Reducing Sexual Victimization Behind Bars

Reducing Sexual Victimization Behind Bars

According to a survey done by the Justice Department which questioned former state and local prisoners, nearly one in ten admitted they were sexually victimized at least once in prison by other inmates or prison staff. Sexual victimization was defined within the study as all types of unwanted sexual activity with other inmates, abusive sexual activity with other inmates, and both willing and unwilling sexual activity with staff. (Prisons prohibit sexual contact between inmates and staff, so any sexual activity between the two groups is officially classified as nonconsensual.)

Regulations regarding prison rape have been in the works for years, but shortly after the results of this survey were released, the White House ordered federal, state, and local prisons, jails, and detention facilities to step up the fight against prison rape. These new regulations are effective immediately, requiring these facilities to issue mandatory screenings to detect possible sexual victimization, and then to use that information when making housing and work assignments for inmates. These correctional facilities will also be required to have prevention regulations in place, and to enforce punishment on the inmates and staff members that don’t abide by these new rules. The goal of these new regulations is to reduce sexual assault behind bars. States that don’t adhere to these regulations will face a loss of 5 percent of their Justice Department prison money unless their governor shows that the same amount of money is being used to bring the state into compliance.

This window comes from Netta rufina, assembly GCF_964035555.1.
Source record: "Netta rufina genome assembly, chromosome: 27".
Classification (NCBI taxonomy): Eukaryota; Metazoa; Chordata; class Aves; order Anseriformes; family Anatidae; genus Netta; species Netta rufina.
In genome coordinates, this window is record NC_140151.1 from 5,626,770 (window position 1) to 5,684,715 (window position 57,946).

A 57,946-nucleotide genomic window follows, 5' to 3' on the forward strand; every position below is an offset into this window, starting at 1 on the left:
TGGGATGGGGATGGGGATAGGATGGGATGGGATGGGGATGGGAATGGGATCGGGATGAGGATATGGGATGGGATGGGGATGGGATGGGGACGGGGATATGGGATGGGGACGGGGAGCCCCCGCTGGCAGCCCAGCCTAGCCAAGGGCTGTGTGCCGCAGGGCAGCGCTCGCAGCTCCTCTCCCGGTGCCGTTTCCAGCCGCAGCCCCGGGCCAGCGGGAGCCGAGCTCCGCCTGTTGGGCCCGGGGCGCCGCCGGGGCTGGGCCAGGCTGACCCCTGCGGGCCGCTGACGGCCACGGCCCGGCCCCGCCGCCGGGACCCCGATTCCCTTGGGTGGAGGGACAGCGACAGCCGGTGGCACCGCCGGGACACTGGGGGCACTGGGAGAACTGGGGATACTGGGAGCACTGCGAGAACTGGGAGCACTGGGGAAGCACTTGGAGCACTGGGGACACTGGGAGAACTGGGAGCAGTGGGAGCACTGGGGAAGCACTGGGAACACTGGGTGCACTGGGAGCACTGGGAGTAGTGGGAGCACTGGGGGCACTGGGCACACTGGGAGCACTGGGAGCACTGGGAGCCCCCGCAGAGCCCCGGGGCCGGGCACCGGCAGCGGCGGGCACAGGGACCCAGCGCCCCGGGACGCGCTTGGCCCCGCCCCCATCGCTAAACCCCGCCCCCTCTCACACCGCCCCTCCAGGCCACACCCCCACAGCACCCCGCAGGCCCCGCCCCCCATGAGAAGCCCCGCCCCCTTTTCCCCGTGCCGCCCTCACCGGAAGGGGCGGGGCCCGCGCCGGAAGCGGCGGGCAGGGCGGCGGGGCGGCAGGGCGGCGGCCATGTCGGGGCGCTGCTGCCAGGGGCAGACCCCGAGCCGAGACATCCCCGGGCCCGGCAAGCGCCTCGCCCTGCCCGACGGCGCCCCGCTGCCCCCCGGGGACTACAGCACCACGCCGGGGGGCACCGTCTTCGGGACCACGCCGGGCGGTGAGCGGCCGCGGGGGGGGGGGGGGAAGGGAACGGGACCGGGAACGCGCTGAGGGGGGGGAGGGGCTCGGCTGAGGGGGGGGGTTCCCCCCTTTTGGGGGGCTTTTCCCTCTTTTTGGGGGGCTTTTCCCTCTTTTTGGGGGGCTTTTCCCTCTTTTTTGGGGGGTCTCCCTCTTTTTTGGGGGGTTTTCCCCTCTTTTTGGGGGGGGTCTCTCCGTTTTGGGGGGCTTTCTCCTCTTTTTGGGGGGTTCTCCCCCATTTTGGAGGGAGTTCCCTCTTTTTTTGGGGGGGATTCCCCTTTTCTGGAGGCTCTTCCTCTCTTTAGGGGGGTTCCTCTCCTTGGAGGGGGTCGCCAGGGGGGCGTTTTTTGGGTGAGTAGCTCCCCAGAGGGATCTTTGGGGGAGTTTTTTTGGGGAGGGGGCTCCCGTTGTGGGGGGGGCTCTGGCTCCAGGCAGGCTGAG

In a White House memo regarding the Prison Rape Elimination Act, President Obama said, “Sexual violence, against any victim, is an assault on human dignity and an affront to American values.” Attorney General Eric Holder said, “The standards we establish today reflect the fact that sexual assault crimes committed within our correctional facilities can have devastating consequences for individual victims and for communities far beyond our jails and prisons.”

To read the original article, click here.

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